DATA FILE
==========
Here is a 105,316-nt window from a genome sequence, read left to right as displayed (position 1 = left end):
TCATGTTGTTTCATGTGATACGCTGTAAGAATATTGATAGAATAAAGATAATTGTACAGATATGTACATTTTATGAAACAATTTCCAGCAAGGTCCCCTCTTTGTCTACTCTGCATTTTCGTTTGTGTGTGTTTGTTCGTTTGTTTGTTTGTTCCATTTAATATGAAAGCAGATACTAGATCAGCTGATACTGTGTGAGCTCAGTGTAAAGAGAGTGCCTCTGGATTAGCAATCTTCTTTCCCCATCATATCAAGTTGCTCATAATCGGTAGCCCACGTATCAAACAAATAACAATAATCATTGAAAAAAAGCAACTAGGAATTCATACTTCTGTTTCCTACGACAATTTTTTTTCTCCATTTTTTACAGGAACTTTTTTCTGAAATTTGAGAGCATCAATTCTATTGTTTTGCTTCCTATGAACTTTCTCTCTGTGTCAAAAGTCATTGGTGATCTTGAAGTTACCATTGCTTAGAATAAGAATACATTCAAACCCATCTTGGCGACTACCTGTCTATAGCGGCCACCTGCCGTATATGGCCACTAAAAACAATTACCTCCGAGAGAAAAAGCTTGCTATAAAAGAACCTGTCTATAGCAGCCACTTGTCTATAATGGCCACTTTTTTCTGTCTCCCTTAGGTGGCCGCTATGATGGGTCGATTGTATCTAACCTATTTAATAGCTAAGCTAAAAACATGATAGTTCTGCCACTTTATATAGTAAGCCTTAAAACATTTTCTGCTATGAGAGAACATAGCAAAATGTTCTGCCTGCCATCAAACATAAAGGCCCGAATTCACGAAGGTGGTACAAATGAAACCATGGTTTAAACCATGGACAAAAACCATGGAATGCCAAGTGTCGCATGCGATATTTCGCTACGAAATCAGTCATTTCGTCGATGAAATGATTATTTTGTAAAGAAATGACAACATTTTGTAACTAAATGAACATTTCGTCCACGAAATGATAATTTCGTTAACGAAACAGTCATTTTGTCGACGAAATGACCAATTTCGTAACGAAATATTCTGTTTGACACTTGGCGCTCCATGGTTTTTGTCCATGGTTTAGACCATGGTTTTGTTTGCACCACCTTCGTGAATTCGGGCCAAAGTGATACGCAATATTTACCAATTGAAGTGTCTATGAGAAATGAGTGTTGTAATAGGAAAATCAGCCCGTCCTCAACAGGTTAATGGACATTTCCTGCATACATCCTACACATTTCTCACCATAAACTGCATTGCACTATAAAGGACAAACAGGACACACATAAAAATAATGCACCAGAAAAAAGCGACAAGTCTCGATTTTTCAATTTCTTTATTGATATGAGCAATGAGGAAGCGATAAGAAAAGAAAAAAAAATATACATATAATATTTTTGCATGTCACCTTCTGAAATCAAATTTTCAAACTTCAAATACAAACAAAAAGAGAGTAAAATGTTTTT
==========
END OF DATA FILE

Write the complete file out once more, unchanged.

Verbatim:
Here is a 105,316-nt window from a genome sequence, read left to right as displayed (position 1 = left end):
TCATGTTGTTTCATGTGATACGCTGTAAGAATATTGATAGAATAAAGATAATTGTACAGATATGTACATTTTATGAAACAATTTCCAGCAAGGTCCCCTCTTTGTCTACTCTGCATTTTCGTTTGTGTGTGTTTGTTCGTTTGTTTGTTTGTTCCATTTAATATGAAAGCAGATACTAGATCAGCTGATACTGTGTGAGCTCAGTGTAAAGAGAGTGCCTCTGGATTAGCAATCTTCTTTCCCCATCATATCAAGTTGCTCATAATCGGTAGCCCACGTATCAAACAAATAACAATAATCATTGAAAAAAAGCAACTAGGAATTCATACTTCTGTTTCCTACGACAATTTTTTTTCTCCATTTTTTACAGGAACTTTTTTCTGAAATTTGAGAGCATCAATTCTATTGTTTTGCTTCCTATGAACTTTCTCTCTGTGTCAAAAGTCATTGGTGATCTTGAAGTTACCATTGCTTAGAATAAGAATACATTCAAACCCATCTTGGCGACTACCTGTCTATAGCGGCCACCTGCCGTATATGGCCACTAAAAACAATTACCTCCGAGAGAAAAAGCTTGCTATAAAAGAACCTGTCTATAGCAGCCACTTGTCTATAATGGCCACTTTTTTCTGTCTCCCTTAGGTGGCCGCTATGATGGGTCGATTGTATCTAACCTATTTAATAGCTAAGCTAAAAACATGATAGTTCTGCCACTTTATATAGTAAGCCTTAAAACATTTTCTGCTATGAGAGAACATAGCAAAATGTTCTGCCTGCCATCAAACATAAAGGCCCGAATTCACGAAGGTGGTACAAATGAAACCATGGTTTAAACCATGGACAAAAACCATGGAATGCCAAGTGTCGCATGCGATATTTCGCTACGAAATCAGTCATTTCGTCGATGAAATGATTATTTTGTAAAGAAATGACAACATTTTGTAACTAAATGAACATTTCGTCCACGAAATGATAATTTCGTTAACGAAACAGTCATTTTGTCGACGAAATGACCAATTTCGTAACGAAATATTCTGTTTGACACTTGGCGCTCCATGGTTTTTGTCCATGGTTTAGACCATGGTTTTGTTTGCACCACCTTCGTGAATTCGGGCCAAAGTGATACGCAATATTTACCAATTGAAGTGTCTATGAGAAATGAGTGTTGTAATAGGAAAATCAGCCCGTCCTCAACAGGTTAATGGACATTTCCTGCATACATCCTACACATTTCTCACCATAAACTGCATTGCACTATAAAGGACAAACAGGACACACATAAAAATAATGCACCAGAAAAAAGCGACAAGTCTCGATTTTTCAATTTCTTTATTGATATGAGCAATGAGGAAGCGATAAGAAAAGAAAAAAAAATATACATATAATATTTTTGCATGTCACCTTCTGAAATCAAATTTTCAAACTTCAAATACAAACAAAAAGAGAGTAAAATGTTTTT